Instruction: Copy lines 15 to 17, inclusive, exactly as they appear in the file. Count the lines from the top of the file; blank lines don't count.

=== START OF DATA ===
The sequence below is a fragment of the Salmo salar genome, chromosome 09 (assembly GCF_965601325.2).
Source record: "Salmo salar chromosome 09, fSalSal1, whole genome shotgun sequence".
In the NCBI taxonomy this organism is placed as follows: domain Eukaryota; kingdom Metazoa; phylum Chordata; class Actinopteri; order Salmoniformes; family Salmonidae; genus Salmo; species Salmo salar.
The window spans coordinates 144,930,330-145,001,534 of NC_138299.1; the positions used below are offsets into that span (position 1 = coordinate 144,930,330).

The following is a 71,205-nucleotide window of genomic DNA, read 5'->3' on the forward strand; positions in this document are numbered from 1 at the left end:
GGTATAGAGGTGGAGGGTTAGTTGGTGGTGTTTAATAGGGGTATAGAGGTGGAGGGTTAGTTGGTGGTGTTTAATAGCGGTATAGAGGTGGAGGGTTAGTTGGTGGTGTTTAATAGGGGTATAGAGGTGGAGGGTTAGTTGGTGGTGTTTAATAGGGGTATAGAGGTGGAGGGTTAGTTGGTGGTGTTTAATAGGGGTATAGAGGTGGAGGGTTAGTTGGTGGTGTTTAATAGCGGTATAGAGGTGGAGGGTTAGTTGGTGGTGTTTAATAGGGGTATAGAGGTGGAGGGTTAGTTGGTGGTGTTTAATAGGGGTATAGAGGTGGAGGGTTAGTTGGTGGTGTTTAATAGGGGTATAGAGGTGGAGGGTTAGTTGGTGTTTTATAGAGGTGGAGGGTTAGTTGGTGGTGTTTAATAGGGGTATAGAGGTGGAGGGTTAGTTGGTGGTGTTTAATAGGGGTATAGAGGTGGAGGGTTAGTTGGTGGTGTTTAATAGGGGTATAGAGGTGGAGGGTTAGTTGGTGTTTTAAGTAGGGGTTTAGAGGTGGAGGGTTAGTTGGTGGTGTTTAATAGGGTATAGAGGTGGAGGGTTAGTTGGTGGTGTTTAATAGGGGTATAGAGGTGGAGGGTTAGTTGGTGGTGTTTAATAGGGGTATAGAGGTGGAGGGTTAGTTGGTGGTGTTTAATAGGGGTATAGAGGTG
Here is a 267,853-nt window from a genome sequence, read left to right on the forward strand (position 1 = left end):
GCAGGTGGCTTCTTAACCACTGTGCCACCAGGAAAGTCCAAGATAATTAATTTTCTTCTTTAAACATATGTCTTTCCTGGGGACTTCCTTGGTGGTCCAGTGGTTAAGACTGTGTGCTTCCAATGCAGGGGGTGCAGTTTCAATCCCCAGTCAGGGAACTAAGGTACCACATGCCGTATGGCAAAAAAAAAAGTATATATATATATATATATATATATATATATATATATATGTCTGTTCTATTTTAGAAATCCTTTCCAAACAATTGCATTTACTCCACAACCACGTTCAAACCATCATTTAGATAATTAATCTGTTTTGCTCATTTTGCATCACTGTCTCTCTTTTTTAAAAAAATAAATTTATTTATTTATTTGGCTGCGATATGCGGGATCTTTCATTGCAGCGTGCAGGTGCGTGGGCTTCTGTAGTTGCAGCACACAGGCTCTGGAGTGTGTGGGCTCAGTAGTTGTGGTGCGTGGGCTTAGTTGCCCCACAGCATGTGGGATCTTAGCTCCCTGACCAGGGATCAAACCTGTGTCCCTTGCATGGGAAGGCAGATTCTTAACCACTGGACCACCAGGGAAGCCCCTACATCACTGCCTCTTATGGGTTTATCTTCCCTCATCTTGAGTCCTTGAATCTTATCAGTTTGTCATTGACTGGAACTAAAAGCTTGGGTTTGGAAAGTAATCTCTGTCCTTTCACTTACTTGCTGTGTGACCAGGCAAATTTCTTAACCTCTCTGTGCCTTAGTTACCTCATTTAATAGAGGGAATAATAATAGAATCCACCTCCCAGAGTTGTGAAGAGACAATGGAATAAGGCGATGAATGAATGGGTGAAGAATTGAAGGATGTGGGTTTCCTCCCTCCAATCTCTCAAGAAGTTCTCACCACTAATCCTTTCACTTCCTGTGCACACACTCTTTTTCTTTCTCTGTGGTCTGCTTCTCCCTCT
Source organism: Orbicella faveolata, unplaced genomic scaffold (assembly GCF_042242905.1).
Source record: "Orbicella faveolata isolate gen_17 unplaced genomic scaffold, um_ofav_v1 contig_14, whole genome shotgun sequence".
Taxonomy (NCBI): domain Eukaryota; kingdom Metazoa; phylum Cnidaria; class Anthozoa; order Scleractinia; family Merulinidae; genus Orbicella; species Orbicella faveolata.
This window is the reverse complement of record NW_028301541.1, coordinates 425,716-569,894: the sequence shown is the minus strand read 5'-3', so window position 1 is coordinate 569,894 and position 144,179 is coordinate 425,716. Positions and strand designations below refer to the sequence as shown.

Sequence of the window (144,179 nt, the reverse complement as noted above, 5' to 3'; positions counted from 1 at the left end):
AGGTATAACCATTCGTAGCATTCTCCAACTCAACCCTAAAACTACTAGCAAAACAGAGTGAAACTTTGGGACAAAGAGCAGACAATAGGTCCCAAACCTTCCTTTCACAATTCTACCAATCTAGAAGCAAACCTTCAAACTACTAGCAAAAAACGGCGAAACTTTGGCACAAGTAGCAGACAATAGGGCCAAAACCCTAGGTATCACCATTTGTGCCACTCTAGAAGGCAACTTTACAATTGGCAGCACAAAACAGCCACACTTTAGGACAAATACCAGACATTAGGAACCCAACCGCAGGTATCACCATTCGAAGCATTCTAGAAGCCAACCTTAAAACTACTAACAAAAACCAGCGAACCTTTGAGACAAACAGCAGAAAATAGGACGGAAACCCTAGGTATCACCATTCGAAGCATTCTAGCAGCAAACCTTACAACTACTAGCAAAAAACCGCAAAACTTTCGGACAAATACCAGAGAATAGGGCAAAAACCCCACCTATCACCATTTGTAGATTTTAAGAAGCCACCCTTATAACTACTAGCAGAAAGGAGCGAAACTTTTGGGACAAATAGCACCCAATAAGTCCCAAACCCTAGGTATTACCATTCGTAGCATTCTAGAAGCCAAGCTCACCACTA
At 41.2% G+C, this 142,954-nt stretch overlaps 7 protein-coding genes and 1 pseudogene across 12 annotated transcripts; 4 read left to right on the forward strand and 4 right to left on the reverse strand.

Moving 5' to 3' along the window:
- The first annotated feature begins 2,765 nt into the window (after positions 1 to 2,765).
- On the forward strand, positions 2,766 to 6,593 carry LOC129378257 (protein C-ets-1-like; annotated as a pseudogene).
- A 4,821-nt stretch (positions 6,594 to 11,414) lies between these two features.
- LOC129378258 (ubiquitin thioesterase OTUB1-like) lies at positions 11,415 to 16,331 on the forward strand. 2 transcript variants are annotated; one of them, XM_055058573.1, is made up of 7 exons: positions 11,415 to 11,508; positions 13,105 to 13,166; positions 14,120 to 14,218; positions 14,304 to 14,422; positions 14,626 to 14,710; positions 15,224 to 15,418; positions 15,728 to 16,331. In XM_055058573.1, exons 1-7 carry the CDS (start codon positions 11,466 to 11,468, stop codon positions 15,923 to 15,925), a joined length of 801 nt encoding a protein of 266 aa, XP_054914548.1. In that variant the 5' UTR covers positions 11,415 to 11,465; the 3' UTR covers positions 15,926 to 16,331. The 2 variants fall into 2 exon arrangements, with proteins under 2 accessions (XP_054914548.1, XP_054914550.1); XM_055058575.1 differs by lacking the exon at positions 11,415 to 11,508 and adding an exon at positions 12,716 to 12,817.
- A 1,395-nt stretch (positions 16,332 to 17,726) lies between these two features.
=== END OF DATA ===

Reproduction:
At 41.2% G+C, this 142,954-nt stretch overlaps 7 protein-coding genes and 1 pseudogene across 12 annotated transcripts; 4 read left to right on the forward strand and 4 right to left on the reverse strand.

Moving 5' to 3' along the window:
- The first annotated feature begins 2,765 nt into the window (after positions 1 to 2,765).